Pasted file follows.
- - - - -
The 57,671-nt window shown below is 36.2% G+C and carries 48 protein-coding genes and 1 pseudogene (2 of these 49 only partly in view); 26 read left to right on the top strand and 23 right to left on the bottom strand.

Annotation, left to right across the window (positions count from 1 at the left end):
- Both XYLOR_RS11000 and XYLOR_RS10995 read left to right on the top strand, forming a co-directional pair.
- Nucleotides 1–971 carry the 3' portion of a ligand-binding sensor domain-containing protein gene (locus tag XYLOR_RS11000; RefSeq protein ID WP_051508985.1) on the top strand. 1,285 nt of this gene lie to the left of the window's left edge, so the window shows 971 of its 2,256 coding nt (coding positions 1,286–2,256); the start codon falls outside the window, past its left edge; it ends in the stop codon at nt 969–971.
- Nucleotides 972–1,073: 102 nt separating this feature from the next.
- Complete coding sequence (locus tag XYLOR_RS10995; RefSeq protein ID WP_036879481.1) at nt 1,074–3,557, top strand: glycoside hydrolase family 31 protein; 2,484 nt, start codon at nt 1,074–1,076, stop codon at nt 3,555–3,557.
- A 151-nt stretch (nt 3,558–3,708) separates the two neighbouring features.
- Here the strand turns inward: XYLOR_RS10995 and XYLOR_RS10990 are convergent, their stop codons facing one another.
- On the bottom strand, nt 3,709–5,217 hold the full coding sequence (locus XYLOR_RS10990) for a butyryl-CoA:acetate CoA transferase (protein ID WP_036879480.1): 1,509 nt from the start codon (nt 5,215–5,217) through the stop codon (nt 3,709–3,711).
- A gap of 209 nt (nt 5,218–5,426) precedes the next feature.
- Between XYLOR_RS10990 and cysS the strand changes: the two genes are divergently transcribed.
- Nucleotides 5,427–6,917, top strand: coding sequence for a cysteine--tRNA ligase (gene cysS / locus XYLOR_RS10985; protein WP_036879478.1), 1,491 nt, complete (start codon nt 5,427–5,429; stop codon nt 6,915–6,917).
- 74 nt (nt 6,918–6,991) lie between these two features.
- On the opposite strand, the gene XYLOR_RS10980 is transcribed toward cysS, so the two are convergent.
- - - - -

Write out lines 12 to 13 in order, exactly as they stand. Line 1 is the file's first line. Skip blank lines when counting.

- Nucleotides 5,427–6,917, top strand: coding sequence for a cysteine--tRNA ligase (gene cysS / locus XYLOR_RS10985; protein WP_036879478.1), 1,491 nt, complete (start codon nt 5,427–5,429; stop codon nt 6,915–6,917).
- 74 nt (nt 6,918–6,991) lie between these two features.